You won’t like this Briggs, but abstract concepts often have circular or open ended definitions. What is kinetic energy? It is the energy of motion. What is energy? It is the ability to do work. What is work? It is a force applied through a distance. What is a force? It is a push or a pull. The last makes reference to an everyday experience that you hope the reader will accept without further questions. Even concrete objects can have problems of definition. Is a stool or a bench a chair? I believe that the same is true for any definition of evil, whether inspired by religion or not. It must make reference to everyday experience that the reader shares with the writer. I do not see that atheists have more of a definition problem than theists do and Donald, I think that Socrates had a point. One that can not be dismissed so easily.

    I have not given a personal definition, both because I do not have one that differs from what can be found in a dictionary and because the question is not really directed at me.

  5. Dear Dr. Briggs:

    First, I suspect that the atheist vs etc discussion has little to do with good vs evil. Religions, whether they worship no Gods or many, tend to define good and evil in the same way: good agrees, evil disagrees, with all else a matter of degree.

    Second, it’s easy to define good and evil in some disciplines: in math it’s true (good) if (and only if) it can be reduced to counting on your fingers; in phsyics it’s good (true) if (aoi) it describes a real world phenonmenon accurately enough for whatever the current purpose it.

    In human affairs things are less clear: one idea I like is that something is evil if it adds unnecessary complexity and/or reduces another human being’s freedom of choice. Good, in contrast, simplifies and/or liberates.

    Notice that this allows for necessary evil – capital punishment is undoubtedly evil, but often justified – while marking Christianity (and thus the Ameerican revolution) as good because these are based on the idea that every human being (not just the rich, the blessed, or the noble) has both the rights and the abilities needed for self-determination.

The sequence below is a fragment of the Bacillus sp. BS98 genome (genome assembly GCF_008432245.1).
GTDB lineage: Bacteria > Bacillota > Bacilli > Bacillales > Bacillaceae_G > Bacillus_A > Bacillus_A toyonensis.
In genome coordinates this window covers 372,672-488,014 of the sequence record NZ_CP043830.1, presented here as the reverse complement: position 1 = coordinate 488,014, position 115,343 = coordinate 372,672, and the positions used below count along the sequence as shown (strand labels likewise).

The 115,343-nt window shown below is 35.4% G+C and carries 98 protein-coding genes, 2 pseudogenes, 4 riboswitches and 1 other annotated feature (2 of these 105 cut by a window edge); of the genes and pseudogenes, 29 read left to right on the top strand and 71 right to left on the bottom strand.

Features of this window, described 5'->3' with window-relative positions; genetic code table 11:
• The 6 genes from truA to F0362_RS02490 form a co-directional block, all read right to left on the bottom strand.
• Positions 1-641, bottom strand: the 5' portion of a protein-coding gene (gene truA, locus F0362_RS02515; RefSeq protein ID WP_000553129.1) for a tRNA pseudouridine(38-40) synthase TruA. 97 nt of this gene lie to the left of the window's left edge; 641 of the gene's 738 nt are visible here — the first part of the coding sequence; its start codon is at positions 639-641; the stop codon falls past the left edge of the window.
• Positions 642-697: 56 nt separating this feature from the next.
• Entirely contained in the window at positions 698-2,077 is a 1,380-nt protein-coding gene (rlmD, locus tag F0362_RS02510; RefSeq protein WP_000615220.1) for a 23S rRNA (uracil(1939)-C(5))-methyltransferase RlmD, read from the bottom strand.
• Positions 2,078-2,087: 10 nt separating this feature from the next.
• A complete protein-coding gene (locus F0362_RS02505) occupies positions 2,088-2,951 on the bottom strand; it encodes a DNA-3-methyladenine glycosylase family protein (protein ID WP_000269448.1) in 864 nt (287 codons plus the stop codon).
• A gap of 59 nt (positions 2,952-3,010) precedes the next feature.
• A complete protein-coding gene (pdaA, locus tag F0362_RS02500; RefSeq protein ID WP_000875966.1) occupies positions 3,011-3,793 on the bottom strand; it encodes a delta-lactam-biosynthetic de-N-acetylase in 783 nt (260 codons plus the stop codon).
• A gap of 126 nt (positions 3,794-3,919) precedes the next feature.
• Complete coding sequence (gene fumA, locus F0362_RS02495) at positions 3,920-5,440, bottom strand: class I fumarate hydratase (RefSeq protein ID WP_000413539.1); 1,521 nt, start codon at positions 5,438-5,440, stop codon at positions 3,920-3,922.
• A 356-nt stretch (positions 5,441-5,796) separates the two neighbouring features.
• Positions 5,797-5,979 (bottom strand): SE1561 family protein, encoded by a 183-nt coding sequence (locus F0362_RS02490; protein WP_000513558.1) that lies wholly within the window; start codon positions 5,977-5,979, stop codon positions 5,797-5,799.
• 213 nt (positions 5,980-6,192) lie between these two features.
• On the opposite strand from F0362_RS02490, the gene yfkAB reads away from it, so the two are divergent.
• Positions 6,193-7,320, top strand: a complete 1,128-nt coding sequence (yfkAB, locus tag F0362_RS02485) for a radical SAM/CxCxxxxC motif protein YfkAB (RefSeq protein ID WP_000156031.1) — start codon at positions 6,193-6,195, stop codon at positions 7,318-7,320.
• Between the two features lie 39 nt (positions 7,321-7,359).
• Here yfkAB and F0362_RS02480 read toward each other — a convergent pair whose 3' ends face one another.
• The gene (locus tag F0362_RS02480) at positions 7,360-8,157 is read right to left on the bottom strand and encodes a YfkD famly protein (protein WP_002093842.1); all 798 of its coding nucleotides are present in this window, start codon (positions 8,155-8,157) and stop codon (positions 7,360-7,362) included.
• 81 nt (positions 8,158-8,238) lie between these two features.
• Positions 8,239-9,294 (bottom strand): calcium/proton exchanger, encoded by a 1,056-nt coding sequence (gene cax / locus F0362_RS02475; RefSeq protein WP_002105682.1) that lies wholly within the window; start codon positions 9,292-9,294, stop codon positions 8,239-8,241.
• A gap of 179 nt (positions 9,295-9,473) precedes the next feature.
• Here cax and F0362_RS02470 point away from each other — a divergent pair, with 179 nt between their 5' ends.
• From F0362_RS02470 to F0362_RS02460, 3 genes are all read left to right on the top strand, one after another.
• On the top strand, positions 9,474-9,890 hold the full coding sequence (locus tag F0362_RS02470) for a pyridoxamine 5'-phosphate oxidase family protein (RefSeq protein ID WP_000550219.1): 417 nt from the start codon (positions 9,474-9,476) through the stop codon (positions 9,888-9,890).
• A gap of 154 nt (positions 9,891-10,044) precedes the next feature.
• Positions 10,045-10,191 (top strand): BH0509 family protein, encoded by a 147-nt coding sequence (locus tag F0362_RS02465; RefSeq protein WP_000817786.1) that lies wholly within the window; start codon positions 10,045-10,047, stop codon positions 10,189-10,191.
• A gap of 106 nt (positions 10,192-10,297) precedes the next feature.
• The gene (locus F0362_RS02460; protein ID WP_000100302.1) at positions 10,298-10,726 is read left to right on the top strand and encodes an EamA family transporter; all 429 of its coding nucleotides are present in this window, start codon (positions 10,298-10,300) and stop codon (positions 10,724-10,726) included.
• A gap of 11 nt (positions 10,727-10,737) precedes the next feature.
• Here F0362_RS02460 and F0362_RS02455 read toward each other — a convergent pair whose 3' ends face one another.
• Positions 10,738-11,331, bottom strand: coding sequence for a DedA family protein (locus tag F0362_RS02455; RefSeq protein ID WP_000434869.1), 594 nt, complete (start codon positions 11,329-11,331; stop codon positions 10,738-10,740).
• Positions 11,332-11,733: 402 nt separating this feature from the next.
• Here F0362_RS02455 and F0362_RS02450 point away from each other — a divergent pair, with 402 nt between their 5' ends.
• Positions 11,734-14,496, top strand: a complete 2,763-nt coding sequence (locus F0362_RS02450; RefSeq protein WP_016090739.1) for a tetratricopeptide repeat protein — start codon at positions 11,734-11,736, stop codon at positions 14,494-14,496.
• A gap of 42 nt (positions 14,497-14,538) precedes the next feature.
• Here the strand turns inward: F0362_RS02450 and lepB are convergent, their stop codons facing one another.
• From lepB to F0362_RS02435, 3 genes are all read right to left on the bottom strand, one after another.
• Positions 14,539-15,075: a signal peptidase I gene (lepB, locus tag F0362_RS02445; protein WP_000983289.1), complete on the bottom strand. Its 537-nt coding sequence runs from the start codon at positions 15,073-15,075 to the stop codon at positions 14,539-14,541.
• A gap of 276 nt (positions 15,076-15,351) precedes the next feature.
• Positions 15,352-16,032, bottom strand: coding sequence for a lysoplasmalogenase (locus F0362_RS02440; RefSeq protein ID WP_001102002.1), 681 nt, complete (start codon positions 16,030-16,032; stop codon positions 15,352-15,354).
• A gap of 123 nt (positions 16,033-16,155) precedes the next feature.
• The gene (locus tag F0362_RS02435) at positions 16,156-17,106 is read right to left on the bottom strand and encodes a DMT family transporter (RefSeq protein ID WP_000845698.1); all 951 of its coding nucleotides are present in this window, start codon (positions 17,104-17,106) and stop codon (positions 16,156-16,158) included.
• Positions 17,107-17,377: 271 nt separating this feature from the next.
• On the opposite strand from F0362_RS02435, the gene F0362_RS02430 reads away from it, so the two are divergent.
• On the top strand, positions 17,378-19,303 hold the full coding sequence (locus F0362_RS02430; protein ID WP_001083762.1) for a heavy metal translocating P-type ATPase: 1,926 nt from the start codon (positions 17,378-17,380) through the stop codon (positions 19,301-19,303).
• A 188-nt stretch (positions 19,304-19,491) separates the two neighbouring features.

6. Scotian

    Are you saying Carabine that you don’t accept the golden rule? Also isn’t a long carbine a contradiction in terms?

  7. TinyCO2

    One of the benefits of being an atheist is not having to worry about the arbitrary values people place on things including words. To me, evil is just a word. I might use it to describe certain behaviours and personalities or I might use another – cruel, violent, unspeakable, vile, psychopathic. By using it, it doesn’t claim a force beyond the human brain’s ability and choice to do horrible things.

    Why would you think it matters to atheists?

  8. Paul M

    There are so many things wrong with this that one hardly knows where to start. Lets begin at the beginning.

    1. You trying to talk about what atheists think is a bit like (sorry about this) Lewandowski or Oreskes writing about what climate sceptics think.

    2. The original tweet didnt touch any nerves, it was just almost comically ridiculous.

    3. What is ‘evil’? It’s a word. One that I never use. One that religious people use. They ask to be ‘delivered from’ it, whatever that means.

    4. This is one of the best examples of what psychologists call ‘projection’ that I’ve ever come across.
    It’s a problem for those who believe in an all-powerful 100% good god, but for atheists there is no issue. Stuff happens.

  9. Briggs

    Paul M,

    No definition of evil offered. Except possibly, “It doesn’t exist”, which is what I set out to prove (that some atheists hold that position).

    Tiny CO2,

    Same comment.


    No definition offered.


    If words ultimately have no meaning (all is circular), then there is not only little but not point to conversing.


    Comes close to defining absolute evil, i.e. the lack of good math skills. This is highly defensible; I mean, the lack of good.

    La Longue, Carbine,

    Thank you. Keep ’em comin’!

  10. Paddy O'Furniture

    I am an evil atheist, like it or not.

  11. Briggs


    I happen to know for a certain fact that you are neither.

  12. TheLastDemocrat

    Hi – Stumbled here after a couple clicks from WUWT.